Big Pharma makes its big leap into biotech

2007 may well go down as the year that Big Pharma went beyond merely embracing biotechnology and decided that now was the time to marry up with the new technology. With Big Pharma's accountants totting up the last big rewards from a slew of blockbusters, biotech was seen at the next big thing in therapeutics, and companies were willing to spend big to get in the act.

For AstraZeneca, there was the MedImmune buyout and its integration with Cambridge Antibody Technologies in the UK into a big new biotechnology division. Pfizer is setting up a biotech center in California, where it will open up a spigot of cash for new discovery work, incubating start-ups and getting cozy with biotech companies at work in the region. Sanofi-Aventis has made it clear that there's one more sizable biotech buyout in the not too distant future. Currently about 10 percent of the drugs Sanofi-Aventis makes are biologics, and it intends to boost that close to 30 percent in five years. And all those citations are just a few examples of the trend.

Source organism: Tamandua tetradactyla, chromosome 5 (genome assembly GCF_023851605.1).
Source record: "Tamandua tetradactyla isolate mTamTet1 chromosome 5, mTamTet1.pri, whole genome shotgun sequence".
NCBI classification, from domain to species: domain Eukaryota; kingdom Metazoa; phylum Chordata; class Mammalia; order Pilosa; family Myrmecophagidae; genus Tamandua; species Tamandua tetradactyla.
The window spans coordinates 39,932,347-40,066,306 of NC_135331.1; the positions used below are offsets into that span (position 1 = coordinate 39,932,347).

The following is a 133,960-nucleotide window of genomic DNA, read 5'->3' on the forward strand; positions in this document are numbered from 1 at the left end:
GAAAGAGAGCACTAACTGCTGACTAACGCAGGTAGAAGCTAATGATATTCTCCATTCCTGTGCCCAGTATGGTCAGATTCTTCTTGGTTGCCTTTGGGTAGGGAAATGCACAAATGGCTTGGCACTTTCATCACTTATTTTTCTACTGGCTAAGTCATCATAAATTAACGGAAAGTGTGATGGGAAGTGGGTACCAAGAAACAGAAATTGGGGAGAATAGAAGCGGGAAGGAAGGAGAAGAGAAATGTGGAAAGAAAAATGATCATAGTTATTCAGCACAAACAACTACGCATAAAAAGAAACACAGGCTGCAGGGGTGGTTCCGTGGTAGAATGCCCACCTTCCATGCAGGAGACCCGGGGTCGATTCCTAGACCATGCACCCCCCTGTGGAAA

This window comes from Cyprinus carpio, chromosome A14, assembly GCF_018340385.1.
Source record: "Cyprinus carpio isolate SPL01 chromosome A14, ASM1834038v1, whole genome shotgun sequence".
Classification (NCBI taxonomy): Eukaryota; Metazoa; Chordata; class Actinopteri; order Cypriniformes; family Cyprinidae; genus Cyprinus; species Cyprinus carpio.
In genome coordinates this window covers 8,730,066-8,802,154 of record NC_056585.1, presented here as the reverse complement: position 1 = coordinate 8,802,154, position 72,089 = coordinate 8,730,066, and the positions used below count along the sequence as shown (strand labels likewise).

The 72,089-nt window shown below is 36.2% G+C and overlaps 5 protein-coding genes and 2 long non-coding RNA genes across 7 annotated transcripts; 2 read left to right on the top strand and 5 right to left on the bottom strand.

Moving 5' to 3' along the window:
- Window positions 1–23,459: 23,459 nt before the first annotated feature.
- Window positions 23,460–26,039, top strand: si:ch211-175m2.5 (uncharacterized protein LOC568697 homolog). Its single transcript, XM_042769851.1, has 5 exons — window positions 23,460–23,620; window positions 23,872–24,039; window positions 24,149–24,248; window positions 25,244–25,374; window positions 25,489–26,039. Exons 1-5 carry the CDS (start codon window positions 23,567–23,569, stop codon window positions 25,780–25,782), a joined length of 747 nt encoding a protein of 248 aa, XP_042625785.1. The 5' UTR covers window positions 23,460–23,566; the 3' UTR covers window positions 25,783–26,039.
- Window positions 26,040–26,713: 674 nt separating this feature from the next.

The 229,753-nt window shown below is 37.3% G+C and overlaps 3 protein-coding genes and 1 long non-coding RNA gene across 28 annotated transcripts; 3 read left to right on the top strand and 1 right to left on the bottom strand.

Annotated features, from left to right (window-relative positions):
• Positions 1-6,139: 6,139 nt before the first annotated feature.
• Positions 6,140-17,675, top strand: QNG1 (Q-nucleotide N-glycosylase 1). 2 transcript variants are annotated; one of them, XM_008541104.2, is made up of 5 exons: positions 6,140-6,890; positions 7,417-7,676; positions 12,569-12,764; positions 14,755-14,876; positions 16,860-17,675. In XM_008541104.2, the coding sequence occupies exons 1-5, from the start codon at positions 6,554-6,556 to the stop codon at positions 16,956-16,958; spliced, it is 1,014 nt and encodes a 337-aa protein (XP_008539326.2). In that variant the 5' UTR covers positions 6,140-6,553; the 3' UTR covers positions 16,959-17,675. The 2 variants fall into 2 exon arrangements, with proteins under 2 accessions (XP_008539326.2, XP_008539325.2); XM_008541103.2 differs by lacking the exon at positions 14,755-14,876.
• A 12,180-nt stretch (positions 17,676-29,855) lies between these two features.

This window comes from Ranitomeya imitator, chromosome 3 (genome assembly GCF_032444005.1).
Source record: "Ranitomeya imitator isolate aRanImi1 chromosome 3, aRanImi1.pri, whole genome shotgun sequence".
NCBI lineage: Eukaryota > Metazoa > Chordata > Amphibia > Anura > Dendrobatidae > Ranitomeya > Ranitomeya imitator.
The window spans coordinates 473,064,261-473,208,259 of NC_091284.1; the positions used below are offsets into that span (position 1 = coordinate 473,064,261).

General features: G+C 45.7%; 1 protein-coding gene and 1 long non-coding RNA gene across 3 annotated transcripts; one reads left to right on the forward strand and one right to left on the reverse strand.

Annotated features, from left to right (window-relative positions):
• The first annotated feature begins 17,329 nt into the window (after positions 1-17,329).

The convergence of Big Pharma and biotechnology shows no signs of slowing down. As drugs become more focused on narrower populations, most of the big plays will come in breakthrough biotech therapies. That message has come through loud and clear.

Related Articles:
Lines blur as Big Pharma crosses borders into biotech. Report
Who's next on the biotech buyout hit list? Report
Biotech stocks surge as investors anticipate buyouts. Report

Suggested Articles

The IPO will push Avidity's lead muscle disorder program through IND-enabling studies and into the clinic in 2021.

Argenx’s phase 3 data set the bar for rival FcRn assets in development at Alexion, Immunovant and UCB.

Tufts scientists discovered that two anti-seizure drugs can lessen the development of brain defects caused by nicotine exposure in frogs.